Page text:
many topics that had to be counted out from this brief account are
1. The application of continued fractions to electrical network problems
which, incredible, led to the construction of the "squared square" [7] -
long considered impossible [8]. (The squared square is a square with
integer sides, completely covered, without overlap, by smaller
incongruent integer squares.
2. Heat conduction in thin tours: the solution is based on the
representation of integers by the sum of two squares [9].
3. The eigenvalue distribution of normal modes in cubical (and near
cubical)resonators,which depends on therepresentationof integers by
the sum of three squares [7]. (The author's first encounter with number
theory, in his Ph.D. thesis on concert hall acoustics.)
4. Search algorithms, game strategies [10] and countless other applications
based on Fibonacci numbers.
5. Certain unexpected properties of the zeroes of Riemann's zeta-function,
found by A. Odlyzko [11], and their possible relation to the Wigner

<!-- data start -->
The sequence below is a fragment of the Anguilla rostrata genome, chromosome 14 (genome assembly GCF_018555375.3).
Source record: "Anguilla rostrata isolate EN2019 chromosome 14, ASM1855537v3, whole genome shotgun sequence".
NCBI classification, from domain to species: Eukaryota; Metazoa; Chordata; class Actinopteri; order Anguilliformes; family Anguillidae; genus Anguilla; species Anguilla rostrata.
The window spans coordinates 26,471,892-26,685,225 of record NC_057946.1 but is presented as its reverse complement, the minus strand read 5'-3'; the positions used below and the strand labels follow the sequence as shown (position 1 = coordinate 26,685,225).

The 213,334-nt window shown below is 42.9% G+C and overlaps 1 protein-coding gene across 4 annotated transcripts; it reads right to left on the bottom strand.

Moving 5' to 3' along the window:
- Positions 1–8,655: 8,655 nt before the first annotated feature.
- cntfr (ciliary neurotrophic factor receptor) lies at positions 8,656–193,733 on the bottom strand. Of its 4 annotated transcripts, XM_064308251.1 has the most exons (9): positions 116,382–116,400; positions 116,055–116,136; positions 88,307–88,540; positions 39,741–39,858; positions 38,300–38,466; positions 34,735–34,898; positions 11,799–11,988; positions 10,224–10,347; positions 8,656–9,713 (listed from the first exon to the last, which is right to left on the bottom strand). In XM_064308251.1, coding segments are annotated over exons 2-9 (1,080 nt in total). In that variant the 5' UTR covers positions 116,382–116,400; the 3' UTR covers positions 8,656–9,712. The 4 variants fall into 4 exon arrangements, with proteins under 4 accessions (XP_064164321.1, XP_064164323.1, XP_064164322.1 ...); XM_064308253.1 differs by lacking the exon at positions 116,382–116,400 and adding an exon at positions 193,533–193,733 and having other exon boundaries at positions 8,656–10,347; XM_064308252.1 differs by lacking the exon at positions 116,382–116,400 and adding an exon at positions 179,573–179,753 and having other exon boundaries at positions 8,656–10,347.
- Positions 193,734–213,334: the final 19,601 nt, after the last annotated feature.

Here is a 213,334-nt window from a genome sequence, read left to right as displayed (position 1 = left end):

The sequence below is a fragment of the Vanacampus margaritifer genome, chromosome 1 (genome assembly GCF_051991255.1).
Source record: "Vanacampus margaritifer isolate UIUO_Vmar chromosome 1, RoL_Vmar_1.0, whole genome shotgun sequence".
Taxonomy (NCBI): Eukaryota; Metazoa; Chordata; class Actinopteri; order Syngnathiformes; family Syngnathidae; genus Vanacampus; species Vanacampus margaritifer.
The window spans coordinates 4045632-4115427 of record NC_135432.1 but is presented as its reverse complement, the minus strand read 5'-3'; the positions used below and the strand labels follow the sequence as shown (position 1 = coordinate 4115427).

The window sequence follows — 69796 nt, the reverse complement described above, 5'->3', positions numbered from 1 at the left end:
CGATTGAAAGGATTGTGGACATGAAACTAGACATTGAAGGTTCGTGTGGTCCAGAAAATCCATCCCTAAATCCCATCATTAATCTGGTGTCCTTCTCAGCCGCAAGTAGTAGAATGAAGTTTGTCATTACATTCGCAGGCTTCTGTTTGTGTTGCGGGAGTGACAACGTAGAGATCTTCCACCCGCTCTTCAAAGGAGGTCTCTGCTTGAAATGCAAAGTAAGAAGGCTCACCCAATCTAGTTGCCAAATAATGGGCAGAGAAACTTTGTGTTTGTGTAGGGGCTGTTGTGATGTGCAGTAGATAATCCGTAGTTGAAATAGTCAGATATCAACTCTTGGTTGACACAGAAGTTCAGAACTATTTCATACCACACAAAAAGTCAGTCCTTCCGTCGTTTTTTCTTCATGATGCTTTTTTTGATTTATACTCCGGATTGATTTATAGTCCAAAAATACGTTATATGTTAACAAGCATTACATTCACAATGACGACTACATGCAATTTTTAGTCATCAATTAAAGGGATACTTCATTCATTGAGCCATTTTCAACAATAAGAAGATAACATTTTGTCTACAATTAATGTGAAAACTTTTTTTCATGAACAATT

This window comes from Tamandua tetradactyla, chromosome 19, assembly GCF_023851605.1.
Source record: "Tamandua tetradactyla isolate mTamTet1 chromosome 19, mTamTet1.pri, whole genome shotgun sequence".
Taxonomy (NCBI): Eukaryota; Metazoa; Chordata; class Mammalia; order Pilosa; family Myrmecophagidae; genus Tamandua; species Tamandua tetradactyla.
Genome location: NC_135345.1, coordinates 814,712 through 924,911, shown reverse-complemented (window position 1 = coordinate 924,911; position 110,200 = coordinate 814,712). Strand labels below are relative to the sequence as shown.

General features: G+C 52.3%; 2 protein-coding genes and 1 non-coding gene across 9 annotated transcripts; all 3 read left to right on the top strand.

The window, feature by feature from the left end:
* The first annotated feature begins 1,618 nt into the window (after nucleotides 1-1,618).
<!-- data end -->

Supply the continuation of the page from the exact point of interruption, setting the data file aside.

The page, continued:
distribution function (which governs the distribution of energy levels in
the atomic nucleus and eigenfrequencies in complex vibrational
6. And, most recently, the elucidation of the structure of quasi-crystals, a
new state of matter combining "forbidden" 5-fold rotational symmetry
and sharp, crystal-like, diffraction patterns [12].
What riddle will be solved next by number theory? Is this effectiveness of
the higher arithmetic completely unreasonable? Or are we witnessing here a
"pre-established harmony" $L la Leibniz between mathematics and the real
[1] M. R. Schroeder, "Diffuse sound reflection by maximum-length
sequences," J. Acoust. Am. vol. 57, 140-150 (1975). See also: M. R.
Schroeder * Toward better acoustics for concert halls," Physics Today,
24-30, Oct. 1980.
[2] M. R. Schroeder, "Constant-amplitude antenna arrays with beam
patterns whose lobes have equal magnitudes," Archiv fiir Electronic
und Uebertragungstechnik (Electronics and Communication) vol. 34,
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